A new study by researchers from Indian Institute of Technology Bombay, Mumbai has, for the first time, demonstrated an efficient way to convert garden waste into fuel pellets that could be used for cooking.
Many urban households, and a few rural ones, sport a garden in the backyard, often populated with flowering and vegetable plants and some trees. The gardens also are a hotspot for a host of biodiversity, like butterflies, birds, reptiles and rodents, often attracted to the greenery that grows there. Garden owners are also fond of keeping their gardens clean, often trimming the overgrowth and cleaning off fallen leaves, twigs and other biomass. The garden waste that is generated after cleaning is usually burnt or disposed off. What if all that waste needn’t be wasted but can instead be put to good use, by converting it into fuel for cooking?
Scientists from IITB have been exploring ways to do exactly this. In their new study, the scientists have developed a method to convert the garden waste biomass into fuel pellets that could be burnt for usable energy. The fuel pellets that are formed could be used in stoves as an efficient substitute to firewood and other fuels.
Various parameters, like moisture content, milling size and die size, of the pellets that were formed were further probed for optimal performance using regression models- a statistical tool. Their study showed that an increase in the moisture content of the biomass affected the durability of the final product. It also revealed a biomass moisture content of around 6% and a die size of 15mm were ideal for the pellets formed to perform efficiently. The pellets were also probed under a Scanning Electron Microscope to study the effect of moisture on the final product, which showed the pellet particles sticking closely together when the moisture content in the biomass was considerably low.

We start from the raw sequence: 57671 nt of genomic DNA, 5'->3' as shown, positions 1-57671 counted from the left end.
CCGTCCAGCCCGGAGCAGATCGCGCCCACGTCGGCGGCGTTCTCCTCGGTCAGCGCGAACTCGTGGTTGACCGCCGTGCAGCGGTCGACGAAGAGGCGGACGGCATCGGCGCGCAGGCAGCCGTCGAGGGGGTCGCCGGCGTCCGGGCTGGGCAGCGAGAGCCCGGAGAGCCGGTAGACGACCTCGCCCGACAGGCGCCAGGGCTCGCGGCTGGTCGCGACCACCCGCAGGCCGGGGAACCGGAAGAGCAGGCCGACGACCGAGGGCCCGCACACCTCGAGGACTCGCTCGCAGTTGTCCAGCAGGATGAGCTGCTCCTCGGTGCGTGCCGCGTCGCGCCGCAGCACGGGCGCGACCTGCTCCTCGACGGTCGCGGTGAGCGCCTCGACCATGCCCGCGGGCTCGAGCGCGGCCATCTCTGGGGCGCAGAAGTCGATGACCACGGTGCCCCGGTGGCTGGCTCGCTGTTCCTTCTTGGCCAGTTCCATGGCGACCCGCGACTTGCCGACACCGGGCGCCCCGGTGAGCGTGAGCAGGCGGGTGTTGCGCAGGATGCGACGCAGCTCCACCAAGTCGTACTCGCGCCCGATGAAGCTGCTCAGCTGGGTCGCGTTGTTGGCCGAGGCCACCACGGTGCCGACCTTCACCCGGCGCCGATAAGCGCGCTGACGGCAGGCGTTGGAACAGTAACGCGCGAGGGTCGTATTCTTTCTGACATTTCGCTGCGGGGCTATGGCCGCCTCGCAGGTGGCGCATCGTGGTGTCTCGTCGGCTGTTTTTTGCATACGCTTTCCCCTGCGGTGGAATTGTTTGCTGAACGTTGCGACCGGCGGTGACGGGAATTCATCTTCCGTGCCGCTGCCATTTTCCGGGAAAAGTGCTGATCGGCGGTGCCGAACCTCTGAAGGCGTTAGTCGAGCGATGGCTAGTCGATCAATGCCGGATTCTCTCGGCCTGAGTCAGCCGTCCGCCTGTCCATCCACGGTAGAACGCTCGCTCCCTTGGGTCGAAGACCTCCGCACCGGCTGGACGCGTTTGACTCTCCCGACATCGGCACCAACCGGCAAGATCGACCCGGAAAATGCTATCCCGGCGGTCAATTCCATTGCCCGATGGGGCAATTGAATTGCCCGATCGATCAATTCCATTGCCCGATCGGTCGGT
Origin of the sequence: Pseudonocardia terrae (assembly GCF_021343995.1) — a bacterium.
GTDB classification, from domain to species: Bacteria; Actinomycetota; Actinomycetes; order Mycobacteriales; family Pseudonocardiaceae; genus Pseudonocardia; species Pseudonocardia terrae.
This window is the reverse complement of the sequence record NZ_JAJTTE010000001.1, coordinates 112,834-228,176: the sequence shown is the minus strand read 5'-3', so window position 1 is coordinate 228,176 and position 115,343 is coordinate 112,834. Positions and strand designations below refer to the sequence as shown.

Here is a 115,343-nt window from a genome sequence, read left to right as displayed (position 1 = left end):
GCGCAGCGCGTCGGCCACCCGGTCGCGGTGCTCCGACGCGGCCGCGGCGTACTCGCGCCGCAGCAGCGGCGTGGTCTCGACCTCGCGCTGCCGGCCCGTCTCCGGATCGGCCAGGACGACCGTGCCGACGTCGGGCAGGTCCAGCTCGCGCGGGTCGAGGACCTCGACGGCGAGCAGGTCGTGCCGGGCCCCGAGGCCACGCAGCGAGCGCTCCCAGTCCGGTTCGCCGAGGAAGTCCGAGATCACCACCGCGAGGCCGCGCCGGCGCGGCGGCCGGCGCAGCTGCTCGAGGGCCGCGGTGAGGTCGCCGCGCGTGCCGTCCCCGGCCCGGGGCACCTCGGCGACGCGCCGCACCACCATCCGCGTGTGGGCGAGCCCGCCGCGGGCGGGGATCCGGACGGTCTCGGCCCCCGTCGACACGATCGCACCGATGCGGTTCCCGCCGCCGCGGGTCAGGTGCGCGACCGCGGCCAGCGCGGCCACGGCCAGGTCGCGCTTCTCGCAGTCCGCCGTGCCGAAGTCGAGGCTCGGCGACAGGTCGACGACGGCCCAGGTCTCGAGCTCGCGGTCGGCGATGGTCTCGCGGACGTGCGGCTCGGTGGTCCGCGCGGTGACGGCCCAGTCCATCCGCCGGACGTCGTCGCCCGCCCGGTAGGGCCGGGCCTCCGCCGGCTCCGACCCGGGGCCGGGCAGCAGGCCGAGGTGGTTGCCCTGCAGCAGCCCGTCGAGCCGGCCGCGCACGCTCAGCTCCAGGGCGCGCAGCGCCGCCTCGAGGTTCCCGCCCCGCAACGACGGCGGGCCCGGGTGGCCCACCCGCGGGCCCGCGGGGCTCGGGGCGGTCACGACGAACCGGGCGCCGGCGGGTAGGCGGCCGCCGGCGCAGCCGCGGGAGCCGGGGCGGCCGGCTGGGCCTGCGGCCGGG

If commercialized, the technology could be used as a suitable substitute for cooking gas and other fuels in low income households.
“We deduced from the combustion test that garden waste pellets may be conveniently used in a residential cookstove” claim the researchers about their new technology